Are you growing sunflowers for use as cut flowers? How do you know when they should be harvested, or cut? And how should they be preserved to prolong their shelf life? Here are our tips:
Cut sunflowers early, just when the outer petals or ray flowers are beginning to rise off the face, and the disk flowers in the center have not yet opened. As sunflowers mature and senesce, more and more disk flowers will progressively open.
Harvest cut sunflowers early in the morning, after any dew has dried but before the temperature warms and before the sunflower plant’s transpiration rate increases.
Use high quality bypass pruners. A sharp blade will ensure a clean cut, helping to prolong the vase life of your flower. Cut stem at desired length, at a 45° angle, to prevent the stem from resting flat on the bottom of the vase.
Avoid placing too many heads in one bucket while harvesting; crowded heads may damage each other.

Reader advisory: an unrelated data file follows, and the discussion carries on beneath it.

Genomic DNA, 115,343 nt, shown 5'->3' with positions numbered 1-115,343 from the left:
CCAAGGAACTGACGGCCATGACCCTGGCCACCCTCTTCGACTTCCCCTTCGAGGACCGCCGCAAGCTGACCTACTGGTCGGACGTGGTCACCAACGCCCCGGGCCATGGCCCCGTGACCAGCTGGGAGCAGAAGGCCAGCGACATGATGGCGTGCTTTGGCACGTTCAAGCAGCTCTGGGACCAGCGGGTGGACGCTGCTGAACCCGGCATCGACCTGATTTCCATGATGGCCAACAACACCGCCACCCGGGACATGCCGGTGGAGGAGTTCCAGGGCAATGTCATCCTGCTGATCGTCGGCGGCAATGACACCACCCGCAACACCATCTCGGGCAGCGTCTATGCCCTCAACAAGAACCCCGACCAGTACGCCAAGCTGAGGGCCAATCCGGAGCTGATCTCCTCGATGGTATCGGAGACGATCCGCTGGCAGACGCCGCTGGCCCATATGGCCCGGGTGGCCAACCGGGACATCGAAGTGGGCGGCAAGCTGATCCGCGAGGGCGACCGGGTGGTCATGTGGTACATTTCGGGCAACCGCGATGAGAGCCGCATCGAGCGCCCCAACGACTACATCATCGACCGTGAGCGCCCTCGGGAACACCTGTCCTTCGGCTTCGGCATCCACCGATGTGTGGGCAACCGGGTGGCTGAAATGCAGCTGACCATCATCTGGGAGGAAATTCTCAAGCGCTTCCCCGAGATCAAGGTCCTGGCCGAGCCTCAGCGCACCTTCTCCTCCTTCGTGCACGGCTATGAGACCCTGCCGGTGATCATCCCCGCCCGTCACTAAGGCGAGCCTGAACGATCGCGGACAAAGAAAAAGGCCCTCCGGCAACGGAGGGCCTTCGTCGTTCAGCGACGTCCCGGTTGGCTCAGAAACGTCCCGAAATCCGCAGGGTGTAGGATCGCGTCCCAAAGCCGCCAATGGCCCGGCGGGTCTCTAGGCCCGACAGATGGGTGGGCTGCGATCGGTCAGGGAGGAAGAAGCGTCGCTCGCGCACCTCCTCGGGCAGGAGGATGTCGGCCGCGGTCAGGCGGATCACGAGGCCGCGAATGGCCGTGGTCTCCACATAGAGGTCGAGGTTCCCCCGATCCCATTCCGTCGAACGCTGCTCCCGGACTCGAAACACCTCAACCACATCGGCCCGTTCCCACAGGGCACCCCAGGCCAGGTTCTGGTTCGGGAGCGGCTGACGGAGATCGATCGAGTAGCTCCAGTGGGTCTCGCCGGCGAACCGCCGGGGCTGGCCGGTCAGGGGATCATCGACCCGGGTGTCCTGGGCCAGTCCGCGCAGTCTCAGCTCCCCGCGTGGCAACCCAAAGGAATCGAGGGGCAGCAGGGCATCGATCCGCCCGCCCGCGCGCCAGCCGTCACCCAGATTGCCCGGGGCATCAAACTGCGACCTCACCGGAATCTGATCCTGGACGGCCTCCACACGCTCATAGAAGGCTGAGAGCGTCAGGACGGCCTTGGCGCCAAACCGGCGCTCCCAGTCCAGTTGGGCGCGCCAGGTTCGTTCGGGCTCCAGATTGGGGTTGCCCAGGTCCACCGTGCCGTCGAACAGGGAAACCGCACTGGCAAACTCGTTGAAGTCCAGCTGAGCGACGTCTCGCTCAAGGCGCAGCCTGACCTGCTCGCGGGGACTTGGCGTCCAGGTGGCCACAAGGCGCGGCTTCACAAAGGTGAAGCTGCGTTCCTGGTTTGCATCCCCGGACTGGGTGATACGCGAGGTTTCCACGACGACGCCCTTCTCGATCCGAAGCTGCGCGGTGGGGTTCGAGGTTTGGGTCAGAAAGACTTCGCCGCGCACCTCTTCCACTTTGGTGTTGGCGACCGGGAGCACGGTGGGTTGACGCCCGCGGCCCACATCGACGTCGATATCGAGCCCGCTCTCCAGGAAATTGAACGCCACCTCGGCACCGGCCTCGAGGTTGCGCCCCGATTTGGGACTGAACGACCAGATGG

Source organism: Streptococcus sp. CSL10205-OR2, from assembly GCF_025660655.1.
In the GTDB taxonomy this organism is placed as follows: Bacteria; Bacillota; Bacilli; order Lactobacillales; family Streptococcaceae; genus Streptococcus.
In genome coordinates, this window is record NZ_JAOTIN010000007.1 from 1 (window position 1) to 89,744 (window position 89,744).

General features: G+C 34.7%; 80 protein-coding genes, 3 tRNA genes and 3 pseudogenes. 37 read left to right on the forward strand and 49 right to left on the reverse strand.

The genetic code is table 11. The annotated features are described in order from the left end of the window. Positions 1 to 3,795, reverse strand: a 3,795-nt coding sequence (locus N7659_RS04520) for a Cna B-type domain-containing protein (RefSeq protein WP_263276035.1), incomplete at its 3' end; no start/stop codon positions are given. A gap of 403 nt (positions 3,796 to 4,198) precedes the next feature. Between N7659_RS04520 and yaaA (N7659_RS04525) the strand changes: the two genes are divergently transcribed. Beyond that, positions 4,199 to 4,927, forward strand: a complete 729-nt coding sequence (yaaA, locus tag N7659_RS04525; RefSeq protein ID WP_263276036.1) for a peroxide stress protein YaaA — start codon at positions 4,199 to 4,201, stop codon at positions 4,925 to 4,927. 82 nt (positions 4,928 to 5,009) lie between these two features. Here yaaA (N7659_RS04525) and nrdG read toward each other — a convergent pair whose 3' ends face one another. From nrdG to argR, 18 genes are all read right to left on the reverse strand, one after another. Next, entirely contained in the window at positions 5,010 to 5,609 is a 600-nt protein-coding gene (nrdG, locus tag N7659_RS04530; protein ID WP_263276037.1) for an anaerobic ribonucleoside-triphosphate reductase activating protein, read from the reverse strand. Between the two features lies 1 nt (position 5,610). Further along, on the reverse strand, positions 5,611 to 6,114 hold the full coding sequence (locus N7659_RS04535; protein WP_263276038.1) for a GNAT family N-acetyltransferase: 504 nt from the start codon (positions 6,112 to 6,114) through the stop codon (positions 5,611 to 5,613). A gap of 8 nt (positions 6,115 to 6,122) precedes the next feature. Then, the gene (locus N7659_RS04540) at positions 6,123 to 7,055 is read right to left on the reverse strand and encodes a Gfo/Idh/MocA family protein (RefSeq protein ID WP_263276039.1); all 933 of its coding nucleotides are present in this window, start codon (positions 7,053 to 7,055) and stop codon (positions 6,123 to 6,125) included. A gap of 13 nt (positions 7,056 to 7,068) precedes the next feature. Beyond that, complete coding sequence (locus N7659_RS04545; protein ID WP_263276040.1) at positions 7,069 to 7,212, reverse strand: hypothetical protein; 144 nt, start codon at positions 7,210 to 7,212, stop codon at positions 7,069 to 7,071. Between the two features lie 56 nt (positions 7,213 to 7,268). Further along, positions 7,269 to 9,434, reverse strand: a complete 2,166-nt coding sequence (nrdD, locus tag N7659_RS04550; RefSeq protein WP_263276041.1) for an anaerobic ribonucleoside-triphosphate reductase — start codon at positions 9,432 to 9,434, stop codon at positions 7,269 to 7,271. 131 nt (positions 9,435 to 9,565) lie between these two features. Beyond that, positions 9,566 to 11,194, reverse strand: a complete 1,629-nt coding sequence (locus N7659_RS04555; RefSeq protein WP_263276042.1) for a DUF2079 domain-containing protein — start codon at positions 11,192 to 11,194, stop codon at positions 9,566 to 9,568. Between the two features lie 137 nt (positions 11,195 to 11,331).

Strip cut sunflowers of all leaves, except for those next to the flower head.
Place cut flowers in water immediately after harvest.
If using sunflowers for an event the next day, consider storing in your refrigerator to prolong their life. If cut sunflowers are exposed to ethylene producing items for a long period, the ray flowers or outer petals are more likely to drop.
Maintain clean water in your vase, changing water every 2 to 3 days to prolong the life of your cut flowers.
Garden Zeus does not recommend using floral preservatives to prolong the life of your cut flowers. Preservatives often contain heavy metals and germicides that damage to the environment. To prolong the life of your flowers, consider making a homemade floral preservative using sugar, water, and bleach: combine 1 tablespoon of sugar with ¼ tablespoon of bleach, mixed thoroughly in a gallon of water.
Display cut flowers in an area with cool temperatures and high relative humidity, out of direct sunlight.
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